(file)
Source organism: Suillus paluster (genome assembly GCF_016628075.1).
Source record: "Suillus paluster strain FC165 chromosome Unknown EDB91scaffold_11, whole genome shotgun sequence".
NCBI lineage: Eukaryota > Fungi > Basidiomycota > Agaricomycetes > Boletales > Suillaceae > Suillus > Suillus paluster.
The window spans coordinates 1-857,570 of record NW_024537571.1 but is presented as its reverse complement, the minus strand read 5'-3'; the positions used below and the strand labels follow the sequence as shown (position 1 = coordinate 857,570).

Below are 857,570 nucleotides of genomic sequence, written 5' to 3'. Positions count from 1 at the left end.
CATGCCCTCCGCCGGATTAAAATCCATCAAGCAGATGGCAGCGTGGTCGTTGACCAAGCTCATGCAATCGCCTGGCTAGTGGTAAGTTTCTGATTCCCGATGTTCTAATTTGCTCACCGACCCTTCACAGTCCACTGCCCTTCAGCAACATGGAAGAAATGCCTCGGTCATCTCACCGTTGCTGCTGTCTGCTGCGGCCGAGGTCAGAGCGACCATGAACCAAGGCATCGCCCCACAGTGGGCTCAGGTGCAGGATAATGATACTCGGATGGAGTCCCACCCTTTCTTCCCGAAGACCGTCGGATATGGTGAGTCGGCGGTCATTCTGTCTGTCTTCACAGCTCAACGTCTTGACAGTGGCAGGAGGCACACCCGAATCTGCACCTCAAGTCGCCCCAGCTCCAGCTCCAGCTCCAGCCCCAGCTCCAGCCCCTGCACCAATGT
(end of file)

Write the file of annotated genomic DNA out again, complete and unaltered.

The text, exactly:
Source organism: Suillus paluster (genome assembly GCF_016628075.1).
Source record: "Suillus paluster strain FC165 chromosome Unknown EDB91scaffold_11, whole genome shotgun sequence".
NCBI lineage: Eukaryota > Fungi > Basidiomycota > Agaricomycetes > Boletales > Suillaceae > Suillus > Suillus paluster.
The window spans coordinates 1-857,570 of record NW_024537571.1 but is presented as its reverse complement, the minus strand read 5'-3'; the positions used below and the strand labels follow the sequence as shown (position 1 = coordinate 857,570).

Below are 857,570 nucleotides of genomic sequence, written 5' to 3'. Positions count from 1 at the left end.
CATGCCCTCCGCCGGATTAAAATCCATCAAGCAGATGGCAGCGTGGTCGTTGACCAAGCTCATGCAATCGCCTGGCTAGTGGTAAGTTTCTGATTCCCGATGTTCTAATTTGCTCACCGACCCTTCACAGTCCACTGCCCTTCAGCAACATGGAAGAAATGCCTCGGTCATCTCACCGTTGCTGCTGTCTGCTGCGGCCGAGGTCAGAGCGACCATGAACCAAGGCATCGCCCCACAGTGGGCTCAGGTGCAGGATAATGATACTCGGATGGAGTCCCACCCTTTCTTCCCGAAGACCGTCGGATATGGTGAGTCGGCGGTCATTCTGTCTGTCTTCACAGCTCAACGTCTTGACAGTGGCAGGAGGCACACCCGAATCTGCACCTCAAGTCGCCCCAGCTCCAGCTCCAGCTCCAGCCCCAGCTCCAGCCCCTGCACCAATGT